• 41 killed

  • $5.0B damage

  • Max 60 mph

*Houston

MEXICO


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Texas Hurricane Dolly

TEXAS

LOUISIANA

  • July 22-24, 2008

  • 1 killed

  • $+1.0B damage

  • Max 100 mph

*Houston

Tropical Storm

Hurricane

Tropical Storm

MEXICO


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Tropical Cyclone Hazards

  • Storm Surge

  • High Winds

  • Inland Flooding

  • Tornados


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Tropical Storm/ Hurricane Impacts

  • Storm Surge - simply water that is pushed toward the shore by the force of the winds swirling around the storm.

  • Advancing surge combines with normal tides to create the hurricane storm tide - can increase the average water level 15 feet or more.



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Tropical Cyclone ImpactsCameron County

Storm Surge

From SLOSH

Model


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Tropical Cyclone ImpactsCameron County

Storm Surge

From HAZUS

Model


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Tropical Storm/ Hurricane Impacts

Heavy rains create inland flooding that results in fatalities and/or loss of property. An example is Hurricane Carla where in Jefferson County, 180 miles from the land falling storm, $17.5 million in damage occurred, with $14 million of it water damage. Rain totaled 19" at Votan. Three to four feet of water flooded Port Arthur. Total damages from Carla estimated near $400 million.


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Tropical Cyclone ImpactsCameron County

100 Year FEMA

Floodplains

(Zone A)


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Tropical Storm/ Hurricane Impacts

  • Tornadoes

    • Hurricane Carla had its greatest impact in Texas.

    • Twenty-six tornadoes were spawned

    • one tore apart 120 buildings and killed 6 in Galveston

    • Hurricane Beulah spawned over 100 tornadoes


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Tropical Cyclone ImpactsCameron County

Tornados

Since 1950

From NCDC


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Forecast Process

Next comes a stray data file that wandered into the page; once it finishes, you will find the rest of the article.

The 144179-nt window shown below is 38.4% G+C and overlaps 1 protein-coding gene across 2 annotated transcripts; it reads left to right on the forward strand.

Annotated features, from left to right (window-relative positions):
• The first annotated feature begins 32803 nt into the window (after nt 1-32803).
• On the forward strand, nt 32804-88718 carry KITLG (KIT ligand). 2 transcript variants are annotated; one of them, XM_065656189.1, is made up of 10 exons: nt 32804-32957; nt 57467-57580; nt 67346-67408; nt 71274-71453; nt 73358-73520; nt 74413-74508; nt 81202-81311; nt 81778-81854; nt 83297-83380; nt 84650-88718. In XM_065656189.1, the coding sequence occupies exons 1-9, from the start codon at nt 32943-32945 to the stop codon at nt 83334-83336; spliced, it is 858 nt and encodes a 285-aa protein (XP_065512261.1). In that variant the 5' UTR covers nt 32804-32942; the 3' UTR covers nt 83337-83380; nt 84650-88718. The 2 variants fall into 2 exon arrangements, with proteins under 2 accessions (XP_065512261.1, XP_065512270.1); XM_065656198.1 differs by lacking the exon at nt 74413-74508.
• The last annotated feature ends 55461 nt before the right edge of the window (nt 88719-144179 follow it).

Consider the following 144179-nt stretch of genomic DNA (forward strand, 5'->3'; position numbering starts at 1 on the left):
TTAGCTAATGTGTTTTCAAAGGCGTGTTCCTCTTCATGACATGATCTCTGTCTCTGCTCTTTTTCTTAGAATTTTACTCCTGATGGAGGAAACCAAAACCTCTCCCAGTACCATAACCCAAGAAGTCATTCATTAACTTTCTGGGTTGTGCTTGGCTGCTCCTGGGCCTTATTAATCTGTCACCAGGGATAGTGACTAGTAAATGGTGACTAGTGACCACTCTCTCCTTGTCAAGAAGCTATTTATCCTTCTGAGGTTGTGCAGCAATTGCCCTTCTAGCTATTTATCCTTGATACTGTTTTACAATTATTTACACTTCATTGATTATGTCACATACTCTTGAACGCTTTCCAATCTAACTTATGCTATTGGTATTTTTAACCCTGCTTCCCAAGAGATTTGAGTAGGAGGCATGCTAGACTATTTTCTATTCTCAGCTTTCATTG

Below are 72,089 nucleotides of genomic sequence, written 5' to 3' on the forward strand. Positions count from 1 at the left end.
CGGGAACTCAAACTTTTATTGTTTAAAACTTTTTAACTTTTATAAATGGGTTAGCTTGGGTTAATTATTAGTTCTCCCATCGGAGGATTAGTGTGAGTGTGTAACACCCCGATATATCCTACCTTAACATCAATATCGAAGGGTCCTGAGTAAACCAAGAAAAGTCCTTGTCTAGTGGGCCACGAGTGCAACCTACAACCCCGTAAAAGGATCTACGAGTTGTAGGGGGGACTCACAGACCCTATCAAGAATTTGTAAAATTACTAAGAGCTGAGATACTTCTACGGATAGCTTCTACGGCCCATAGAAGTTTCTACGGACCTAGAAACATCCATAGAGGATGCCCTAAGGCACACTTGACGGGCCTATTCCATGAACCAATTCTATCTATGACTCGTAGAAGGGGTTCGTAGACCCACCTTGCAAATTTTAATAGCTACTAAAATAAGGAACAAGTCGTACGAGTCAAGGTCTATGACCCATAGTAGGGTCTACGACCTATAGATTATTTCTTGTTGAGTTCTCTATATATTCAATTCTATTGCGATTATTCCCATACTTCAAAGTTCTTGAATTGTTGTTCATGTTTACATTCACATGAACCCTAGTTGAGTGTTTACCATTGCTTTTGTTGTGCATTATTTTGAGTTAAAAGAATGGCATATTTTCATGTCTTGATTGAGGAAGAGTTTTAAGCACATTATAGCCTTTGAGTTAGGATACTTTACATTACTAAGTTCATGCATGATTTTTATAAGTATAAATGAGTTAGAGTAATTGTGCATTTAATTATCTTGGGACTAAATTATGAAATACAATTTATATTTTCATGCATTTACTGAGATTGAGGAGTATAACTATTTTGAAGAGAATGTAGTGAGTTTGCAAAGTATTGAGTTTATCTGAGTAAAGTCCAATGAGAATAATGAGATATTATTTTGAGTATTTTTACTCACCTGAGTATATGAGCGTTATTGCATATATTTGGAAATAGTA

NWS Internet Site www.srh.noaa.gov

  • Forecasts obtained by eitherpostal zip code, city/state search, or bypoint & click maps

  • Weather Information in clear, concise format

  • Emphasizes local weather expertise


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Forecast Process

  • TROPICAL STORM WATCH - A tropical storm watch is issued when tropical storm conditions, including winds from 39 to 73 miles per hour (mph), pose a possible threat to a specified coastal area within 36 hours.

  • TROPICAL STORM WARNING - A tropical storm warning is issued when tropical storm conditions, including winds from 39 to 73 mph, are expected in a specified coastal area within 24 hours or less.


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Forecast Process

  • HURRICANE WATCH - A hurricane watch is issued for a specified coastal area for which a hurricane or a hurricane-related hazard is a possible threat within 36 hours.

  • HURRICANE WARNING - A hurricane warning is issued when a hurricane with sustained winds of 74 mph or higher is expected in a specified coastal area in 24 hours or less. A hurricane warning can remain in effect when dangerously high water or a combination of dangerously high water and exceptionally high waves continues, even though the winds may have subsided below hurricane intensity.


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Forecast Process - Graphic Product

Note that the

center line

indicates the

“average” of the

forecast track.

Storm can end

up any where in

the cone & affect

areas outside of

the cone

The size of the cone

increases as the

forecast period

becomes greater


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Tropical Cyclone Preparedness

• While official watches and warnings are issued on a time frame of 24 or 36 hrs EM professional need much more lead time to prepare.

• H Hour: The time in hours before Tropical Storm Force winds touch the coast.

• For Atlantic storms the countdown starts at H-120

• Storms that form off the coast of Texas can have as little as 24 hours from the formation to landfall.


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Tropical Cyclone Preparedness - Considerations

  • When to Evacuate.

  • How to Go.

  • Why Go?

  • Where to Go.

  • Sheltering.

  • When is it Safe to Return ?


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Tropical Cyclone Preparedness - When to Evacuate?

  • H-72

    The timeframe on Atlantic formed storms when the County Judge will make the decision to implement the Special Need Evacuation process. Bus loading will start at H-60 closest to 6 a.m.

    • H-48 to H-36

    Mandatory Evacuation orders for All Coastal Zip Zones in for a Catastrophic Hurricane Approaching the coast





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Tropical Cyclone Preparedness -When to Return?

  • Contact your Local Emergency Management Agency for

    information.